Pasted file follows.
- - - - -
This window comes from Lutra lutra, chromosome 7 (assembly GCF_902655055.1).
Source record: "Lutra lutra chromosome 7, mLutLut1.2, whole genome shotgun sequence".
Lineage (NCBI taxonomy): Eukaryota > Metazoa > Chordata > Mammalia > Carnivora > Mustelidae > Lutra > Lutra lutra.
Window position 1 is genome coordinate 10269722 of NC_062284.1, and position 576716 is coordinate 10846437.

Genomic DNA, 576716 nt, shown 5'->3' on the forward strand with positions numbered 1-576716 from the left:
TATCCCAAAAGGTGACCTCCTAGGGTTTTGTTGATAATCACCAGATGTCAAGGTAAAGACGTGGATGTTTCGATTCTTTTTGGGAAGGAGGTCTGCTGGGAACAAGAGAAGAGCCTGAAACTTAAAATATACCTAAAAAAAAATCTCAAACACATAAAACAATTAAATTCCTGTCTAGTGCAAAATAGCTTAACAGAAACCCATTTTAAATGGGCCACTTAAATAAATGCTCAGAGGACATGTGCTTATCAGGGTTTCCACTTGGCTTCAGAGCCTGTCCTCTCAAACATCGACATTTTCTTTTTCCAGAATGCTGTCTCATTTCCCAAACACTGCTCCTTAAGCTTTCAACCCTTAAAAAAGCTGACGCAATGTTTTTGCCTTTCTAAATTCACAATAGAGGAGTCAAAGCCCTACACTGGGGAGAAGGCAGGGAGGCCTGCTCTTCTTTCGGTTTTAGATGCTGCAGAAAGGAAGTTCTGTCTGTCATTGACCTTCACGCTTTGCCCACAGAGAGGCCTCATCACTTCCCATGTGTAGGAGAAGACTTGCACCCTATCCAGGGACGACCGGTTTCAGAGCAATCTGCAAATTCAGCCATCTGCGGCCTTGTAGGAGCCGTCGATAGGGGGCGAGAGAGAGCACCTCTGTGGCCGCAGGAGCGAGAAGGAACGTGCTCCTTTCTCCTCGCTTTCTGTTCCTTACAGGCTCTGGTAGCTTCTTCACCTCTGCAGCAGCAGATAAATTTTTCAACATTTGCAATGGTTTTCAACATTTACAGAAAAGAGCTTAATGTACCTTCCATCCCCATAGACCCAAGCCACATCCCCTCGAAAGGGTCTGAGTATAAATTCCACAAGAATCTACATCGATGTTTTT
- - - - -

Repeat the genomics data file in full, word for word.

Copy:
This window comes from Lutra lutra, chromosome 7 (assembly GCF_902655055.1).
Source record: "Lutra lutra chromosome 7, mLutLut1.2, whole genome shotgun sequence".
Lineage (NCBI taxonomy): Eukaryota > Metazoa > Chordata > Mammalia > Carnivora > Mustelidae > Lutra > Lutra lutra.
Window position 1 is genome coordinate 10269722 of NC_062284.1, and position 576716 is coordinate 10846437.

Genomic DNA, 576716 nt, shown 5'->3' on the forward strand with positions numbered 1-576716 from the left:
TATCCCAAAAGGTGACCTCCTAGGGTTTTGTTGATAATCACCAGATGTCAAGGTAAAGACGTGGATGTTTCGATTCTTTTTGGGAAGGAGGTCTGCTGGGAACAAGAGAAGAGCCTGAAACTTAAAATATACCTAAAAAAAAATCTCAAACACATAAAACAATTAAATTCCTGTCTAGTGCAAAATAGCTTAACAGAAACCCATTTTAAATGGGCCACTTAAATAAATGCTCAGAGGACATGTGCTTATCAGGGTTTCCACTTGGCTTCAGAGCCTGTCCTCTCAAACATCGACATTTTCTTTTTCCAGAATGCTGTCTCATTTCCCAAACACTGCTCCTTAAGCTTTCAACCCTTAAAAAAGCTGACGCAATGTTTTTGCCTTTCTAAATTCACAATAGAGGAGTCAAAGCCCTACACTGGGGAGAAGGCAGGGAGGCCTGCTCTTCTTTCGGTTTTAGATGCTGCAGAAAGGAAGTTCTGTCTGTCATTGACCTTCACGCTTTGCCCACAGAGAGGCCTCATCACTTCCCATGTGTAGGAGAAGACTTGCACCCTATCCAGGGACGACCGGTTTCAGAGCAATCTGCAAATTCAGCCATCTGCGGCCTTGTAGGAGCCGTCGATAGGGGGCGAGAGAGAGCACCTCTGTGGCCGCAGGAGCGAGAAGGAACGTGCTCCTTTCTCCTCGCTTTCTGTTCCTTACAGGCTCTGGTAGCTTCTTCACCTCTGCAGCAGCAGATAAATTTTTCAACATTTGCAATGGTTTTCAACATTTACAGAAAAGAGCTTAATGTACCTTCCATCCCCATAGACCCAAGCCACATCCCCTCGAAAGGGTCTGAGTATAAATTCCACAAGAATCTACATCGATGTTTTT